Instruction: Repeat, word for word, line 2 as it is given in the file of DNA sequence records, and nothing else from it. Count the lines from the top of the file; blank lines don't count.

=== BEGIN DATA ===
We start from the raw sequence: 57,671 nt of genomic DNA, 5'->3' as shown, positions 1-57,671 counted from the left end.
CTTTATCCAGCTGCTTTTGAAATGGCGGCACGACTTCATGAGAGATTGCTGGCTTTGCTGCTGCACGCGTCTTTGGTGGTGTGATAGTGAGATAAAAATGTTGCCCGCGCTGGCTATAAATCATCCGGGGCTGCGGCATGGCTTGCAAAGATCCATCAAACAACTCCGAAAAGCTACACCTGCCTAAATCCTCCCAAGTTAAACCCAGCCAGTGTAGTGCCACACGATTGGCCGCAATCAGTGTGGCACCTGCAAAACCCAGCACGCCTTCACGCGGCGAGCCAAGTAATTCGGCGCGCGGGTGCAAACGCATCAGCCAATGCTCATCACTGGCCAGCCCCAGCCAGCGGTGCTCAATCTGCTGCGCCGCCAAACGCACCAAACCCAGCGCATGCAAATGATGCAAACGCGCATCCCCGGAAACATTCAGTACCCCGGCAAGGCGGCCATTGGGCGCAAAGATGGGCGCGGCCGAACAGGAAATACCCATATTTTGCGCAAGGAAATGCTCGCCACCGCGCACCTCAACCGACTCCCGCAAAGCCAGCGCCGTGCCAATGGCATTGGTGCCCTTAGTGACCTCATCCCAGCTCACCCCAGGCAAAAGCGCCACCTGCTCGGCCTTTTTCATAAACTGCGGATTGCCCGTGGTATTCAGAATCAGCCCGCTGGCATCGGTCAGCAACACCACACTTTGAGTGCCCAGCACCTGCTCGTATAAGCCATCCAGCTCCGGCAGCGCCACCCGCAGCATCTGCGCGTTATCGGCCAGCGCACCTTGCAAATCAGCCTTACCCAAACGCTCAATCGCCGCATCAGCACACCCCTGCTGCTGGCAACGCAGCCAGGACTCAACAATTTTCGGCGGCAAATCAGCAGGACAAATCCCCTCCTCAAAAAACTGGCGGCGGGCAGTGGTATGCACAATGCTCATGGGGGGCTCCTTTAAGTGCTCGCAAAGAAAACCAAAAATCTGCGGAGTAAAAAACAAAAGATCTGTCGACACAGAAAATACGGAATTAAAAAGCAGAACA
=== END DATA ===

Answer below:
CTTTATCCAGCTGCTTTTGAAATGGCGGCACGACTTCATGAGAGATTGCTGGCTTTGCTGCTGCACGCGTCTTTGGTGGTGTGATAGTGAGATAAAAATGTTGCCCGCGCTGGCTATAAATCATCCGGGGCTGCGGCATGGCTTGCAAAGATCCATCAAACAACTCCGAAAAGCTACACCTGCCTAAATCCTCCCAAGTTAAACCCAGCCAGTGTAGTGCCACACGATTGGCCGCAATCAGTGTGGCACCTGCAAAACCCAGCACGCCTTCACGCGGCGAGCCAAGTAATTCGGCGCGCGGGTGCAAACGCATCAGCCAATGCTCATCACTGGCCAGCCCCAGCCAGCGGTGCTCAATCTGCTGCGCCGCCAAACGCACCAAACCCAGCGCATGCAAATGATGCAAACGCGCATCCCCGGAAACATTCAGTACCCCGGCAAGGCGGCCATTGGGCGCAAAGATGGGCGCGGCCGAACAGGAAATACCCATATTTTGCGCAAGGAAATGCTCGCCACCGCGCACCTCAACCGACTCCCGCAAAGCCAGCGCCGTGCCAATGGCATTGGTGCCCTTAGTGACCTCATCCCAGCTCACCCCAGGCAAAAGCGCCACCTGCTCGGCCTTTTTCATAAACTGCGGATTGCCCGTGGTATTCAGAATCAGCCCGCTGGCATCGGTCAGCAACACCACACTTTGAGTGCCCAGCACCTGCTCGTATAAGCCATCCAGCTCCGGCAGCGCCACCCGCAGCATCTGCGCGTTATCGGCCAGCGCACCTTGCAAATCAGCCTTACCCAAACGCTCAATCGCCGCATCAGCACACCCCTGCTGCTGGCAACGCAGCCAGGACTCAACAATTTTCGGCGGCAAATCAGCAGGACAAATCCCCTCCTCAAAAAACTGGCGGCGGGCAGTGGTATGCACAATGCTCATGGGGGGCTCCTTTAAGTGCTCGCAAAGAAAACCAAAAATCTGCGGAGTAAAAAACAAAAGATCTGTCGACACAGAAAATACGGAATTAAAAAGCAGAACA